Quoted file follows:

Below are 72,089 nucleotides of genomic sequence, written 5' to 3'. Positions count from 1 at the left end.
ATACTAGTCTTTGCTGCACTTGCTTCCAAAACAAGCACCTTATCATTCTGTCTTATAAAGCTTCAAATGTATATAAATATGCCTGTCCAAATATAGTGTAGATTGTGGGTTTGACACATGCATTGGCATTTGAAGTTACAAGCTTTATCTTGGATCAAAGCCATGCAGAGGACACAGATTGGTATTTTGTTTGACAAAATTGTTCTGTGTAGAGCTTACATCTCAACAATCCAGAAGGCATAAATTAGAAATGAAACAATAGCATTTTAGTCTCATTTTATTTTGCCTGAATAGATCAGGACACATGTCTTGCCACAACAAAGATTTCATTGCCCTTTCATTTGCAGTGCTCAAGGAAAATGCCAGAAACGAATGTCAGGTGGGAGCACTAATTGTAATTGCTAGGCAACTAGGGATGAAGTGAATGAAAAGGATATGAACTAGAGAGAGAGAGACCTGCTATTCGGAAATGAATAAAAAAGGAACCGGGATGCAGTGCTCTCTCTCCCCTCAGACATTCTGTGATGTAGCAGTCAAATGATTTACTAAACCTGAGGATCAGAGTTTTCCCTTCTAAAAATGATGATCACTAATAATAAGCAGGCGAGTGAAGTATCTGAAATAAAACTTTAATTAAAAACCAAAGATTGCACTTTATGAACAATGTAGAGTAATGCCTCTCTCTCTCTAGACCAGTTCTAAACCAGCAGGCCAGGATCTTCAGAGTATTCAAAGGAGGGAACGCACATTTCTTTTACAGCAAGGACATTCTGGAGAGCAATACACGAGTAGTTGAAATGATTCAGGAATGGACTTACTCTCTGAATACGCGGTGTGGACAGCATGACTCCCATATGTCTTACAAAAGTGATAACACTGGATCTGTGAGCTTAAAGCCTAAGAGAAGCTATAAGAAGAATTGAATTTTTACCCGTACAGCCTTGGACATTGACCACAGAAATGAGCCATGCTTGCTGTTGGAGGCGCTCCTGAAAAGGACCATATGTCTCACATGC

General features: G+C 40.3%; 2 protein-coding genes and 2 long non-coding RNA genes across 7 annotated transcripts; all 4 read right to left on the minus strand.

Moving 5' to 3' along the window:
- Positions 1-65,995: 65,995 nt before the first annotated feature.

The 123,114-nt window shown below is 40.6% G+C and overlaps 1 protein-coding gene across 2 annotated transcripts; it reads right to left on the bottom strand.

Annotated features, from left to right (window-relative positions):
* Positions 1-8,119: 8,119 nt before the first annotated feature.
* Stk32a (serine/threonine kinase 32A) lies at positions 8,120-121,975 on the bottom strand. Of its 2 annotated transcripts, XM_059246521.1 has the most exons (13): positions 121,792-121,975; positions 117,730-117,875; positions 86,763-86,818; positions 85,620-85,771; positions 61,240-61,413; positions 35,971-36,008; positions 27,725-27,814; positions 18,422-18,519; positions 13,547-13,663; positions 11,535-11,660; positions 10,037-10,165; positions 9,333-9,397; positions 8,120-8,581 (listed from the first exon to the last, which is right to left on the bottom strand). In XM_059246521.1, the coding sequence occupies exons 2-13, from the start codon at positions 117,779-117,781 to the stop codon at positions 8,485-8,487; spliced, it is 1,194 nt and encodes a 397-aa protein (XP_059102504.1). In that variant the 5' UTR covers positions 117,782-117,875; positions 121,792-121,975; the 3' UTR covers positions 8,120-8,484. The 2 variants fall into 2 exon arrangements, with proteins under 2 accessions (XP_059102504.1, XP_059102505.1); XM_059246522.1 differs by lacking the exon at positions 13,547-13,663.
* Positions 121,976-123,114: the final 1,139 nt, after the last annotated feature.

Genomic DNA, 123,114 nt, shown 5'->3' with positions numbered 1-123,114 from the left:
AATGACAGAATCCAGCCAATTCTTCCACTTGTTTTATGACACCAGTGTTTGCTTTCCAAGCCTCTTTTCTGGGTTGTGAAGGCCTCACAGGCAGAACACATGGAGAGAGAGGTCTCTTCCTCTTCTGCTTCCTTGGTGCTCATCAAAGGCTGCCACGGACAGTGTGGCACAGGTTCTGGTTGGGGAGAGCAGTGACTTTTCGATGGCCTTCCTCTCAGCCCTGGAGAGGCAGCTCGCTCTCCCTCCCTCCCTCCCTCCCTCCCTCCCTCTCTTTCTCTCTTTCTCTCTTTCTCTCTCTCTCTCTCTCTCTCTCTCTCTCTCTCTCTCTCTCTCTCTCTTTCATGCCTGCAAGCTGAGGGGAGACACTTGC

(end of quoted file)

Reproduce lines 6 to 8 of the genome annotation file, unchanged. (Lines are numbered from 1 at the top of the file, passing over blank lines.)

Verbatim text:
The 123,114-nt window shown below is 40.6% G+C and overlaps 1 protein-coding gene across 2 annotated transcripts; it reads right to left on the bottom strand.

Annotated features, from left to right (window-relative positions):
* Positions 1-8,119: 8,119 nt before the first annotated feature.